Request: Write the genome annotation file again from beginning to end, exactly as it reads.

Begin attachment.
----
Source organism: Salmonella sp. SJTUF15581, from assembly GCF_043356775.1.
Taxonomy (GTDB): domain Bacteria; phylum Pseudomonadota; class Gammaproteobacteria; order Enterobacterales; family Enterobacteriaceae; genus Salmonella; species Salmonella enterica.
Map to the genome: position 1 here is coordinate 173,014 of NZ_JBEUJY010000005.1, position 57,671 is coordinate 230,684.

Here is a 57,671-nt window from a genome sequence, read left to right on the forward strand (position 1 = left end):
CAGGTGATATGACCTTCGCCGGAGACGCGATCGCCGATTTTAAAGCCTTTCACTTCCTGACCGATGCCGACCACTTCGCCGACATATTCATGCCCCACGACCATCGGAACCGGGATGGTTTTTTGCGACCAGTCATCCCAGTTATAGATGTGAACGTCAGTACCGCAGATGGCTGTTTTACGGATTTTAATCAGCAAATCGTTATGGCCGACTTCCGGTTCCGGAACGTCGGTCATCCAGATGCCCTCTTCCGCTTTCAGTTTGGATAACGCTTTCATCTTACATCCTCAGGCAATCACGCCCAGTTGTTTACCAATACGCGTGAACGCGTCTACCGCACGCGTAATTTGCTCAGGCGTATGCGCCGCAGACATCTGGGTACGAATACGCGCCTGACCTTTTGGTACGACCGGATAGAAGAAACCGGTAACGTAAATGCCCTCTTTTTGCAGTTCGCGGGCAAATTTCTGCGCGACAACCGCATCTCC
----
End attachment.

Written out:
Source organism: Salmonella sp. SJTUF15581, from assembly GCF_043356775.1.
Taxonomy (GTDB): domain Bacteria; phylum Pseudomonadota; class Gammaproteobacteria; order Enterobacterales; family Enterobacteriaceae; genus Salmonella; species Salmonella enterica.
Map to the genome: position 1 here is coordinate 173,014 of NZ_JBEUJY010000005.1, position 57,671 is coordinate 230,684.

Here is a 57,671-nt window from a genome sequence, read left to right on the forward strand (position 1 = left end):
CAGGTGATATGACCTTCGCCGGAGACGCGATCGCCGATTTTAAAGCCTTTCACTTCCTGACCGATGCCGACCACTTCGCCGACATATTCATGCCCCACGACCATCGGAACCGGGATGGTTTTTTGCGACCAGTCATCCCAGTTATAGATGTGAACGTCAGTACCGCAGATGGCTGTTTTACGGATTTTAATCAGCAAATCGTTATGGCCGACTTCCGGTTCCGGAACGTCGGTCATCCAGATGCCCTCTTCCGCTTTCAGTTTGGATAACGCTTTCATCTTACATCCTCAGGCAATCACGCCCAGTTGTTTACCAATACGCGTGAACGCGTCTACCGCACGCGTAATTTGCTCAGGCGTATGCGCCGCAGACATCTGGGTACGAATACGCGCCTGACCTTTTGGTACGACCGGATAGAAGAAACCGGTAACGTAAATGCCCTCTTTTTGCAGTTCGCGGGCAAATTTCTGCGCGACAACCGCATCTCC